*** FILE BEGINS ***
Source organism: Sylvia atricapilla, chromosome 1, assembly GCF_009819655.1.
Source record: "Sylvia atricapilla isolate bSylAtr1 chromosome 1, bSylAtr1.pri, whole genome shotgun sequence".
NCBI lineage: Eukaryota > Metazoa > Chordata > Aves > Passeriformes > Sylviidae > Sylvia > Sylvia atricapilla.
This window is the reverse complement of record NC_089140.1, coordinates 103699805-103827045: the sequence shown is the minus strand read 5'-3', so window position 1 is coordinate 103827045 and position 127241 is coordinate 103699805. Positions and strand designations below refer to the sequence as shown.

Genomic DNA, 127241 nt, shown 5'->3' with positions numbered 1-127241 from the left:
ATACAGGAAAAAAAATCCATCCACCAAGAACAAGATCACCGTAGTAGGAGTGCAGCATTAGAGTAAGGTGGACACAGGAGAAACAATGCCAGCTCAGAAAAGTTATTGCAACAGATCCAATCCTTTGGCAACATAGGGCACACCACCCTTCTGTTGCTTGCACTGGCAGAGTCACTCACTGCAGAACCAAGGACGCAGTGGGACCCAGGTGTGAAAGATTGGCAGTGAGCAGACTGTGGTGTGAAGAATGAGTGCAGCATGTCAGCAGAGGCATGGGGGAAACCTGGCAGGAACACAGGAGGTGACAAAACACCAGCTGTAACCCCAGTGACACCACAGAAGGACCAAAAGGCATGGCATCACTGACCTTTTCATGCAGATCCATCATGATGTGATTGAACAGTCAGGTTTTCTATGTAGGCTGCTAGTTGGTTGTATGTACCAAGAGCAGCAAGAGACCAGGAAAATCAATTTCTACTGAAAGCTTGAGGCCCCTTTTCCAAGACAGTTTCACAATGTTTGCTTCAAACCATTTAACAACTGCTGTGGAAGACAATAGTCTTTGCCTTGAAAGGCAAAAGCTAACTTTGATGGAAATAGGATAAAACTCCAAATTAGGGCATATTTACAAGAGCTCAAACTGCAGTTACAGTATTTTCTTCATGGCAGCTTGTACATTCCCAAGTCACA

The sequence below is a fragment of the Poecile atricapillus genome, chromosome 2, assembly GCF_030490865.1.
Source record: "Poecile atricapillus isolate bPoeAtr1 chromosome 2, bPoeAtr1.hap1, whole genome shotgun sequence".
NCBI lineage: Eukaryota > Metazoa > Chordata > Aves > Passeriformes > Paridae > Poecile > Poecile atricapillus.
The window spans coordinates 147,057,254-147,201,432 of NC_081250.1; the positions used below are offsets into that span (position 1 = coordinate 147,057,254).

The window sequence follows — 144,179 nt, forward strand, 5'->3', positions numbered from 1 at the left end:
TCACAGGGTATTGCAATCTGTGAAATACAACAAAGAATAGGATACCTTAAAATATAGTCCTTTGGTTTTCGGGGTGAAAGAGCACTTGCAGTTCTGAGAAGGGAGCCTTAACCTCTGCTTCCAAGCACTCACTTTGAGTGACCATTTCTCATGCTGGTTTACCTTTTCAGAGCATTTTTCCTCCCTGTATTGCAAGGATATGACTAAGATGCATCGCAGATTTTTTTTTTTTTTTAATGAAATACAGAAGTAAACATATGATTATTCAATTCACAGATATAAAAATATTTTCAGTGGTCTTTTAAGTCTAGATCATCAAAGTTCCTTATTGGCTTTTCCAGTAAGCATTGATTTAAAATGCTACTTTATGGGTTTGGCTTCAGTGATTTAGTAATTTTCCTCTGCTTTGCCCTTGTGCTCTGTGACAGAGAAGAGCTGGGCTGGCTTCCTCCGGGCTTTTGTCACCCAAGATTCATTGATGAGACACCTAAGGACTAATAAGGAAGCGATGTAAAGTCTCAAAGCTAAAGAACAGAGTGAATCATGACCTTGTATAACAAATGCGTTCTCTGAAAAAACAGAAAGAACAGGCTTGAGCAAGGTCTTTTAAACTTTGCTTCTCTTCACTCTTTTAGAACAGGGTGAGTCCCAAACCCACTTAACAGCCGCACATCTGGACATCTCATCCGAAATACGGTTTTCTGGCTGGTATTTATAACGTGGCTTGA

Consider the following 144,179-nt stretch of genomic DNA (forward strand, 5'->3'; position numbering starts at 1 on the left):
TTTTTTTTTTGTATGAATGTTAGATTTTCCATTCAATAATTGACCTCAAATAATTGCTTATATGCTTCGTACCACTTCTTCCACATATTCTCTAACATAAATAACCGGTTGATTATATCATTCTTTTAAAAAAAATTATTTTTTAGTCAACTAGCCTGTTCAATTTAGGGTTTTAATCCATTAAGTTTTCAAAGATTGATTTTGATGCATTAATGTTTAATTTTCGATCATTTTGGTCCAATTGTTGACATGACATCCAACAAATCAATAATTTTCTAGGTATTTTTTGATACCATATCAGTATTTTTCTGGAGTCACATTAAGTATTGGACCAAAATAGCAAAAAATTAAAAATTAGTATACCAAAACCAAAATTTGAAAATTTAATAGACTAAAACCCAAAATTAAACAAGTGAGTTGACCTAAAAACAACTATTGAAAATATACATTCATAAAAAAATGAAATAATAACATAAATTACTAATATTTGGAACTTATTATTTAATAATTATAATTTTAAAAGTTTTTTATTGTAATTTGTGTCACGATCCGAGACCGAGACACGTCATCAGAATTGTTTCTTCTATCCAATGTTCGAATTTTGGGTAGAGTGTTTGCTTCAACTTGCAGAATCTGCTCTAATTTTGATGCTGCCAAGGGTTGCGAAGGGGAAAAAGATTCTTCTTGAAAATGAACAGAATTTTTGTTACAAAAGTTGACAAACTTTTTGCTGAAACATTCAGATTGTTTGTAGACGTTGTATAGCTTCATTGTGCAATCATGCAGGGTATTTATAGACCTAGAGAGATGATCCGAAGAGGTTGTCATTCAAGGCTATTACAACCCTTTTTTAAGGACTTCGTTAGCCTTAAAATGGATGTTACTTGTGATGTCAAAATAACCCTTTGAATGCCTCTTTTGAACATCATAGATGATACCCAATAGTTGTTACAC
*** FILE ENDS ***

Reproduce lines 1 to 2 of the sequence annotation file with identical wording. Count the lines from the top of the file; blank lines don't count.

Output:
Source organism: Sylvia atricapilla, chromosome 1, assembly GCF_009819655.1.
Source record: "Sylvia atricapilla isolate bSylAtr1 chromosome 1, bSylAtr1.pri, whole genome shotgun sequence".